3. Learn about designing communities for active living.
  4. Understand detailed interventions in design.


Avi Friedman, Architect

Avi Friedman received his bachelor’s degree in architecture and town planning from the Israel Institute of Technology, his master’s degree from McGill University, and his doctorate from the University of Montreal. In 1988, he co-founded the Affordable Homes Program at the McGill School of Architecture where he teaches. He also holds an honorary professor position in Lancaster University in the U.K. Avi is known for his housing innovation and in particular for the Grow Home and Next Home designs. He’s the author of 23 books and a columnist for several media outlets. He is the principal of Avi Friedman Consultants Inc. and the recipient of numerous awards including the Manning Innovation Award, Lifetime Achievement Award from Sustainable Buildings Canada, and the World Habitat Award. In 2000, he was selected by Wallpaper magazine as one of 10 people from around the world most likely to change the way we live.

2:00 PM – 3:30 PM


The Evolving Standard of Care for Design Professionals

1.5 ConEd Learning Hours

As new technologies, delivery models, and client concerns propagate through architecture and other design professions, how are the designer’s professional obligations impacted? Can current code compliance alone satisfy an architect’s duty? Is it mandatory to future-proof for climate change? Is there a BIM burden and to whom does it belong? Do collaborative approaches like IPD lead to greater risk? How should an architect navigate the administration of construction contracts under new laws? 

Glaholt LLP lawyers Andrea Lee and Derrick Dodgson investigate the evolving landscape of design and the associated shifts in standard of care that apply, or may soon apply, to modern practice.

Learning Objectives

  1. Manage a practice in consideration of appropriate standard of care.
  2. Anticipate potential liabilities associated with emerging technologies and challenges in their work.
  3. Engage with other design and construction professionals in a legally responsible manner.
  4. Mitigate professional risks associated with new opportunities in architecture.


Andrea Lee, RAIC, LEED AP

Andrea Lee is a Law Society-certified Specialist in Construction Law, and a member of the Canadian Association of Women in Construction (CAWIC) and the Ontario Bar Association (Executive Member, Construction & Infrastructure Section). She advises on construction and design contracts and represents owners, contractors, and design professionals in litigation and arbitration. Andrea teaches construction law at Osgoode Hall Law School and Queen’s University, and is co-author of the Halsbury’s Laws of Canada (Construction chapter, Architects and Engineers). Andrea is a Fellow of the Canadian College of Construction Lawyers and chairs CanBIM’s Legal Committee.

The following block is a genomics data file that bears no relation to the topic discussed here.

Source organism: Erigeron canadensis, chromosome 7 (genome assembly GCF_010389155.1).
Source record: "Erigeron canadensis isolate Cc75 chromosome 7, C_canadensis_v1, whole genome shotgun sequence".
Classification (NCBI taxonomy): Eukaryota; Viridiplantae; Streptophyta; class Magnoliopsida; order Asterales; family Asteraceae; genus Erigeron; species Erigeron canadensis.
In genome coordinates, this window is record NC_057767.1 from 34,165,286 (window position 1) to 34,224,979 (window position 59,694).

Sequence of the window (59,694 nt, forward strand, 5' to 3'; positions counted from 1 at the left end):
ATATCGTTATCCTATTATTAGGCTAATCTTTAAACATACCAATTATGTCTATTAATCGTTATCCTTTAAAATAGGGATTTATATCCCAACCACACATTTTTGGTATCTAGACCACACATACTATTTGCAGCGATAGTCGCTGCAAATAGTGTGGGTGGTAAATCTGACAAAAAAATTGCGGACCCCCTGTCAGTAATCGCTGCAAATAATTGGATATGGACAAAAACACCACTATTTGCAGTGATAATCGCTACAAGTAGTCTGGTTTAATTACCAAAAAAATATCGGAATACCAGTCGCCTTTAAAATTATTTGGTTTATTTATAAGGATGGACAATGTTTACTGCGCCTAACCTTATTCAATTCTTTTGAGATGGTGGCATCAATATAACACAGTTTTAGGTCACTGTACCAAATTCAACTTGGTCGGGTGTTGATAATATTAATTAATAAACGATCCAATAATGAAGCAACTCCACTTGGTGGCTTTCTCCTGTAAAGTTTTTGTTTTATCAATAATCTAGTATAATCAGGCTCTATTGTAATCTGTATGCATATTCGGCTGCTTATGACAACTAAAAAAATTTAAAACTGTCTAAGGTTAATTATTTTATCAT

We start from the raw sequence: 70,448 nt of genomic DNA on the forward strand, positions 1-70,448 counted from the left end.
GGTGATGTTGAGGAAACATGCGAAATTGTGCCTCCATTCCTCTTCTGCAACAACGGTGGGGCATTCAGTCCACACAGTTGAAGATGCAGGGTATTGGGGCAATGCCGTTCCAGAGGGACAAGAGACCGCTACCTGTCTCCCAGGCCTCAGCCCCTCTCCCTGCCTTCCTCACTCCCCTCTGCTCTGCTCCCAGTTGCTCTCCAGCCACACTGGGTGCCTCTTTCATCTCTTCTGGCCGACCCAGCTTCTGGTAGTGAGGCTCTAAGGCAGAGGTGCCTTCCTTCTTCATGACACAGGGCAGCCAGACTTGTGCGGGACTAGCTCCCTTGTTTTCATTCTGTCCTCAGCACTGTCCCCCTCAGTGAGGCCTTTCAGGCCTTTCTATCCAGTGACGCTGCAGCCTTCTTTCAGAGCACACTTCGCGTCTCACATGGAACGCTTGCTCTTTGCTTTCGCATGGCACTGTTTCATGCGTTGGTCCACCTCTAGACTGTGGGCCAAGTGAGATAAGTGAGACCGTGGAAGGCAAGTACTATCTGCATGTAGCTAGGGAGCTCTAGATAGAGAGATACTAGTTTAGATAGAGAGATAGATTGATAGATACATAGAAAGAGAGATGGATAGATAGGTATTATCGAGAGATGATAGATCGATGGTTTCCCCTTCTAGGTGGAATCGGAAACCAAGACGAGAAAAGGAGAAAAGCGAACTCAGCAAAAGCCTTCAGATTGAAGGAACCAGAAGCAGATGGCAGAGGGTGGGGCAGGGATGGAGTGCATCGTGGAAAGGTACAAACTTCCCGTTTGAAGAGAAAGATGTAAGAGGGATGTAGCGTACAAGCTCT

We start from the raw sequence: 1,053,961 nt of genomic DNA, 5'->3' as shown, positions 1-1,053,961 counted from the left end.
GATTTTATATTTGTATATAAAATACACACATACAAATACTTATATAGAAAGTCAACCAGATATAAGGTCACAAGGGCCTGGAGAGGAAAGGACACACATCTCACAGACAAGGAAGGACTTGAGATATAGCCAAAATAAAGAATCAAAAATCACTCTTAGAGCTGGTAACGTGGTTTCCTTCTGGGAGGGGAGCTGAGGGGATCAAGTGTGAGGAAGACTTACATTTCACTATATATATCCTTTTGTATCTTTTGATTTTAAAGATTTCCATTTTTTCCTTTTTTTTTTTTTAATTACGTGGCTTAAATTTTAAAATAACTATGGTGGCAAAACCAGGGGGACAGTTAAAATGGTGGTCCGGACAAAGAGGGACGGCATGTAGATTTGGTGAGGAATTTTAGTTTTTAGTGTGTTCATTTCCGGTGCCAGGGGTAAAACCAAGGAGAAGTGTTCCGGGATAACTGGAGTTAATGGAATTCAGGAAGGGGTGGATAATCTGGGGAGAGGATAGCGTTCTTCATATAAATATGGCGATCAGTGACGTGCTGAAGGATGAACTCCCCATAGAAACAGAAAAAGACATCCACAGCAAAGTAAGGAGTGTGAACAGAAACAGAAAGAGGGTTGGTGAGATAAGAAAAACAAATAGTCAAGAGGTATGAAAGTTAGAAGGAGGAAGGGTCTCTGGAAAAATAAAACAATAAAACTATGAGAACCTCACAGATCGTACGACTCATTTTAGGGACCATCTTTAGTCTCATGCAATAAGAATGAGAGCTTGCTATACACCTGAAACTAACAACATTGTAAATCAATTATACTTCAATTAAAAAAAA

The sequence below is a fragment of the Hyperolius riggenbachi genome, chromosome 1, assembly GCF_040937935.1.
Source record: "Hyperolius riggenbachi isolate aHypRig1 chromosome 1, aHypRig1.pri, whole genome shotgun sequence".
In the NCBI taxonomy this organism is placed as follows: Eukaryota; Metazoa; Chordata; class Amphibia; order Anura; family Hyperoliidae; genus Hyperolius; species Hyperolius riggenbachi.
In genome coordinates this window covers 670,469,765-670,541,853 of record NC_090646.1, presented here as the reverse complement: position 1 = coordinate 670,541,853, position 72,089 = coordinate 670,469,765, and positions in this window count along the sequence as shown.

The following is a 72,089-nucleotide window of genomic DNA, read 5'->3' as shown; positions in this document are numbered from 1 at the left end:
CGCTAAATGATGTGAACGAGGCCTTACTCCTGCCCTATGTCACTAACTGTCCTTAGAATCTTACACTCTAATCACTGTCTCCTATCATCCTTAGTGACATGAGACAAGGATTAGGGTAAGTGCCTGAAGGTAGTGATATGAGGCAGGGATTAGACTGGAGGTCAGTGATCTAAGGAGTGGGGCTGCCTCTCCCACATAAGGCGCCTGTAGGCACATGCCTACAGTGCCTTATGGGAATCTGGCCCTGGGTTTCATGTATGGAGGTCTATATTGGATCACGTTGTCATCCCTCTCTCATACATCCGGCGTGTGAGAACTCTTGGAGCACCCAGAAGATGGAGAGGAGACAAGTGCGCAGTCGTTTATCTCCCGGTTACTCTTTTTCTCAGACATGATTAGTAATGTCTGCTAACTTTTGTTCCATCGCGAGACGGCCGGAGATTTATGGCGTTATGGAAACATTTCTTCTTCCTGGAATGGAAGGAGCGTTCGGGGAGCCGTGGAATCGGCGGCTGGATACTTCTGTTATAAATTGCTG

Derrick Dodgson

Derrick Dodgson’s construction law practice includes contract drafting, Ontario litigation disputes, and international arbitration cases involving multi-disciplinary infrastructure and industrial projects. Derrick has been a guest lecturer at Osgoode Hall Law School and has authored articles on subjects including performance security and contract termination. Prior to practising law, Derrick obtained his B.Sc. in civil engineering from Queen’s University.


2:00 PM – 3:30 PM


Community Well-Being: An Emerging Framework for Designs

1.5 ConEd Learning Hours

Fundamentally, this is about shifting the paradigm of the built environment to be about meaningfully improving the well-being of communities and natural systems defined as “the combination of social, economic, environmental, cultural, and political conditions identified by individuals and their communities as essential for them to flourish and fulfil their potential.” A multi-year research initiative undertaken by the Conference Board of Canada, DIALOG, and others resulted in a robust methodology and set of indicators, published for all to use feely. The intent is for communities, designers, and city-builders to make better, evidence-based decisions that serve to enhance healthy lifestyles, mental health, social well-being, and the health of natural systems. By doing so, it builds capacity and enables community members to make a positive impact and be proactive about their well-being.

Learning Objectives

  1. Attain specific, implementable tools to inform designs, plans, and decision-making to meaningfully improve the well-being of communities.
  2. Gain tools to improve conversations with internal and external actors, on the basis of a shared objective.
  3. Attain the ability to measure designs and built environments on the basis of defined indicators and metrics.